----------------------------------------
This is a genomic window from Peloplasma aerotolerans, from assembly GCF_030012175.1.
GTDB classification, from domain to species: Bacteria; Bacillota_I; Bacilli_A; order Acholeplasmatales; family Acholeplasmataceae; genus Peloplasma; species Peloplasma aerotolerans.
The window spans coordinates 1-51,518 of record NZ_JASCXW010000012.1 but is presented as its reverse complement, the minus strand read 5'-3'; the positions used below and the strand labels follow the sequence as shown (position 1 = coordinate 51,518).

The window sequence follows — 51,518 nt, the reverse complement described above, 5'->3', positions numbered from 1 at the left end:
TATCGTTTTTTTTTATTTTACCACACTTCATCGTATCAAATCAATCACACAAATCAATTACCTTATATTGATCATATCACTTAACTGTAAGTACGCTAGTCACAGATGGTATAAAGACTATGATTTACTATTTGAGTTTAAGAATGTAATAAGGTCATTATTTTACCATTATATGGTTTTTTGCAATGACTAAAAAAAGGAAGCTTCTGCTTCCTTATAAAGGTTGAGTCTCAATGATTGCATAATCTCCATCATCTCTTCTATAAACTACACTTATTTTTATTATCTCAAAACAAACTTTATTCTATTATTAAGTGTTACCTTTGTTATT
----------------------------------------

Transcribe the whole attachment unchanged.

This is a genomic window from Peloplasma aerotolerans, from assembly GCF_030012175.1.
GTDB classification, from domain to species: Bacteria; Bacillota_I; Bacilli_A; order Acholeplasmatales; family Acholeplasmataceae; genus Peloplasma; species Peloplasma aerotolerans.
The window spans coordinates 1-51,518 of record NZ_JASCXW010000012.1 but is presented as its reverse complement, the minus strand read 5'-3'; the positions used below and the strand labels follow the sequence as shown (position 1 = coordinate 51,518).

The window sequence follows — 51,518 nt, the reverse complement described above, 5'->3', positions numbered from 1 at the left end:
TATCGTTTTTTTTTATTTTACCACACTTCATCGTATCAAATCAATCACACAAATCAATTACCTTATATTGATCATATCACTTAACTGTAAGTACGCTAGTCACAGATGGTATAAAGACTATGATTTACTATTTGAGTTTAAGAATGTAATAAGGTCATTATTTTACCATTATATGGTTTTTTGCAATGACTAAAAAAAGGAAGCTTCTGCTTCCTTATAAAGGTTGAGTCTCAATGATTGCATAATCTCCATCATCTCTTCTATAAACTACACTTATTTTTATTATCTCAAAACAAACTTTATTCTATTATTAAGTGTTACCTTTGTTATT